Evgeni Plushenko was unhappy at losing the gold medal to Evan Lysacek in the men’s figure skating at the Vancouver Olympics. He was a classic sore loser about it.
When Plushenko skated out for the medal ceremony, he shook the hand of bronze medalist Daisuke Takahashi of Japan, then hopped onto the podium — in the gold medal winner’s position. He then walked down to the silver level. The crowd let out a collective “oooooooo,” and the camera focused in on Plushenko’s face. He was not abashed. He was sending a message.
Plushenko won gold at the last Olympics and then retired. He came out of retirement a few months ago, thinking he would easily reclaim the top of the podium. When it didn’t happen, he got snarky about it. Apparently all Russia thinks they’ve been robbed by the Americans on this. The irony here is it was Russian cheating at a prior Olympics that led to the new scoring system Lysacek tailored his program to. Under the old system, Plushenko would have won in Vancouver. He’s mad now. Honor, nationalism and ego at work.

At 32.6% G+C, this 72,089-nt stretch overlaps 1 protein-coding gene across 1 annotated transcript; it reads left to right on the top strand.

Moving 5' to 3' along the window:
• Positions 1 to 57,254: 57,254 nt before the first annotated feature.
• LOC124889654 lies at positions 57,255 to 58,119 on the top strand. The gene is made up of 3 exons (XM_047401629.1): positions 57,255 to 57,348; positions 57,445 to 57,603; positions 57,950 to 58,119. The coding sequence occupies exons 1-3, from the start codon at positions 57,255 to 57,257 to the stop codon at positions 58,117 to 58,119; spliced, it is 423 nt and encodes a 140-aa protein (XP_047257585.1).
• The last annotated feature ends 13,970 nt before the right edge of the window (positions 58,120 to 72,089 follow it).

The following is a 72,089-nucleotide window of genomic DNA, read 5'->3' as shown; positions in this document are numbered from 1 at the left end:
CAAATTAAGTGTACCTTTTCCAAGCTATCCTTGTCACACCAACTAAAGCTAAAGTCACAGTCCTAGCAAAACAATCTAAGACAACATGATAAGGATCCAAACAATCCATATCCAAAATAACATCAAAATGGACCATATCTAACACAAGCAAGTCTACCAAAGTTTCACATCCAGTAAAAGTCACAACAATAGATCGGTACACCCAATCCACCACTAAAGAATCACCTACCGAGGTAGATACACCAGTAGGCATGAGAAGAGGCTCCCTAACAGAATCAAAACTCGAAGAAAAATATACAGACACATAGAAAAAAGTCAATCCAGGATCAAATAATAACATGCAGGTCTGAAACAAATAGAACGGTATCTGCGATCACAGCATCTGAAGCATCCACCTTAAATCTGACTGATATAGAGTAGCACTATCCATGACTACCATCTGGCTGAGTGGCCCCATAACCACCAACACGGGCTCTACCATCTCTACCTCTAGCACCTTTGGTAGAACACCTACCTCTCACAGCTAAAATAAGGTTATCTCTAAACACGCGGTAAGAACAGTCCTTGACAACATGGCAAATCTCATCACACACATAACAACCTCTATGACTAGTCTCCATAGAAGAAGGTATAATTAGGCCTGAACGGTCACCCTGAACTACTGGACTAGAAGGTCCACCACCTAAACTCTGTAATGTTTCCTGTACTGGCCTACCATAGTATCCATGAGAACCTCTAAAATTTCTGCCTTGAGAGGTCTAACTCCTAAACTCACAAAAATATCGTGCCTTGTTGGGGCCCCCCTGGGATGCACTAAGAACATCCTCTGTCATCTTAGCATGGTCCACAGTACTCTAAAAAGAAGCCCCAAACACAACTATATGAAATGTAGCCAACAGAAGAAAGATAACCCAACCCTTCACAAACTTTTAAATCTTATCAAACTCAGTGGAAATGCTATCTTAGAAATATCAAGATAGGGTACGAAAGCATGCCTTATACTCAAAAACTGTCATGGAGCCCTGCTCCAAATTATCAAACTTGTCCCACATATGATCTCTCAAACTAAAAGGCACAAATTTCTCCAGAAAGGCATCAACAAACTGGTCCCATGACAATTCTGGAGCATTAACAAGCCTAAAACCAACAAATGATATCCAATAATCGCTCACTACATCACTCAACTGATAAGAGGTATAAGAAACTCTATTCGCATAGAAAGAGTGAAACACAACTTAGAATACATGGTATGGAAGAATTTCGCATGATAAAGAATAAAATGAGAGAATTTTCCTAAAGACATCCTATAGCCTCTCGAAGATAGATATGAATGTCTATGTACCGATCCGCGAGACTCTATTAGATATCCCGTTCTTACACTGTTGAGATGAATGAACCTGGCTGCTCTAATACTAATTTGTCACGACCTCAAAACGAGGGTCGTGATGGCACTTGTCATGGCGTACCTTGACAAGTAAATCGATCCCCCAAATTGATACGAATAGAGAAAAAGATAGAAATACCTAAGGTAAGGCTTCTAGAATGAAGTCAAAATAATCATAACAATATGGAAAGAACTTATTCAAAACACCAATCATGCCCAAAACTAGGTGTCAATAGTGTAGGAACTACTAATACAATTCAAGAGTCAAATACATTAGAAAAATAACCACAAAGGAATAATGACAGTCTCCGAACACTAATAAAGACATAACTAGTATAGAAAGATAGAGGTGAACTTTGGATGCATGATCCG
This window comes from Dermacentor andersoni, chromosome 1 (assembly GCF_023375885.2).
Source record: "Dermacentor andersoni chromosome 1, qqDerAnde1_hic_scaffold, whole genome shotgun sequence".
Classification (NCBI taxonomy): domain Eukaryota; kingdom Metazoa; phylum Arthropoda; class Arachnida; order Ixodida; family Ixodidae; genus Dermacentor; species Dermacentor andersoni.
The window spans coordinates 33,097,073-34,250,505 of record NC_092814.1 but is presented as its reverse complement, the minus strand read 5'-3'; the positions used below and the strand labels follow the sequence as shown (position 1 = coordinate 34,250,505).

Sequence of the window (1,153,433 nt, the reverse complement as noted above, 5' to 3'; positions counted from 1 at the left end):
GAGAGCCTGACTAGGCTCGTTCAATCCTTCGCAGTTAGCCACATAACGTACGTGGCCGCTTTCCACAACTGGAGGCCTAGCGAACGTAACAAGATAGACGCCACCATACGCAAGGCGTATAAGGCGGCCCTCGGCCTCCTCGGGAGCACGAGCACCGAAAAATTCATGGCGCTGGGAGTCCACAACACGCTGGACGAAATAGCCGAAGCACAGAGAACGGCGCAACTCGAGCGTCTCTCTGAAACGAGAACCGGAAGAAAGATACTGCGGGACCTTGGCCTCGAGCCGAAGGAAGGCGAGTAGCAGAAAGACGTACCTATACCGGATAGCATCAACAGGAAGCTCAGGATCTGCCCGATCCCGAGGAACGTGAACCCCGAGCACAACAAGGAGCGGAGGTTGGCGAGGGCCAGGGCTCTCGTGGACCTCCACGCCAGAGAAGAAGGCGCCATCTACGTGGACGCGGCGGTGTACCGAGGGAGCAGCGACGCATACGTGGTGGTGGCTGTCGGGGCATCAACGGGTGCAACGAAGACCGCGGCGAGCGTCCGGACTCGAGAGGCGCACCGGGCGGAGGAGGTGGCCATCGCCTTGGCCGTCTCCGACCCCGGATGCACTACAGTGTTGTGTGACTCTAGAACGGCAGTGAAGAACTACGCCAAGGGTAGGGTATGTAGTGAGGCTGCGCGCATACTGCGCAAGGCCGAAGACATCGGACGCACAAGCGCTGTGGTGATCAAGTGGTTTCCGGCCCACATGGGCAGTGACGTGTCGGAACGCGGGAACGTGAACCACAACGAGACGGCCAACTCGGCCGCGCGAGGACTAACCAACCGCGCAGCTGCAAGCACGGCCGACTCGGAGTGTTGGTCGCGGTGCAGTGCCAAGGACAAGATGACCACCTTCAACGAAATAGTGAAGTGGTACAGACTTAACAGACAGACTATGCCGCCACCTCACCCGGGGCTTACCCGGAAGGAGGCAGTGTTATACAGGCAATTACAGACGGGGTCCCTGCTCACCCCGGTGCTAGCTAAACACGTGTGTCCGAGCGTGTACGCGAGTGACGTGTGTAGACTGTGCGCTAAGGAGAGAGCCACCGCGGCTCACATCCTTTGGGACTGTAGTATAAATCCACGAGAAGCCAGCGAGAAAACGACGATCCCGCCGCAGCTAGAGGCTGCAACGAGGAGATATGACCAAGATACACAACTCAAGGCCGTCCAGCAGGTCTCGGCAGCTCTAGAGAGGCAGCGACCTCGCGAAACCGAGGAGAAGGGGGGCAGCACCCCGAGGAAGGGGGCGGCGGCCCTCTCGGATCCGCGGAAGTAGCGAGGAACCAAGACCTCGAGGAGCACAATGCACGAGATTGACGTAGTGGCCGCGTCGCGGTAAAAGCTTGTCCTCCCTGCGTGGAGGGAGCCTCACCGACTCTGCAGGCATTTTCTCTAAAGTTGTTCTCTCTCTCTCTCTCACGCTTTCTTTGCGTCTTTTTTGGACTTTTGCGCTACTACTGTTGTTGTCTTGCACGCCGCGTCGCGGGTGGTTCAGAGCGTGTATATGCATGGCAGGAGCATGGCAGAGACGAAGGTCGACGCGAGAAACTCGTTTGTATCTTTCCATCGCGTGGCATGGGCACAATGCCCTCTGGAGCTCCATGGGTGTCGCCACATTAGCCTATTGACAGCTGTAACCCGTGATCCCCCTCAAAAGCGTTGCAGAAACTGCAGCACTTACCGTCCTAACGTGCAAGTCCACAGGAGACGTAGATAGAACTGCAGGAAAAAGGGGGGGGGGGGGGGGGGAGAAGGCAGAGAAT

In our home we’ve been amused at Plushenko’s silliness. But to be honest, there are times when I too am disappointed not to stand on the gold medal podium. I want to be the center of attention, but life reminds me I am not — or rather, I am one center among a multitude of centers.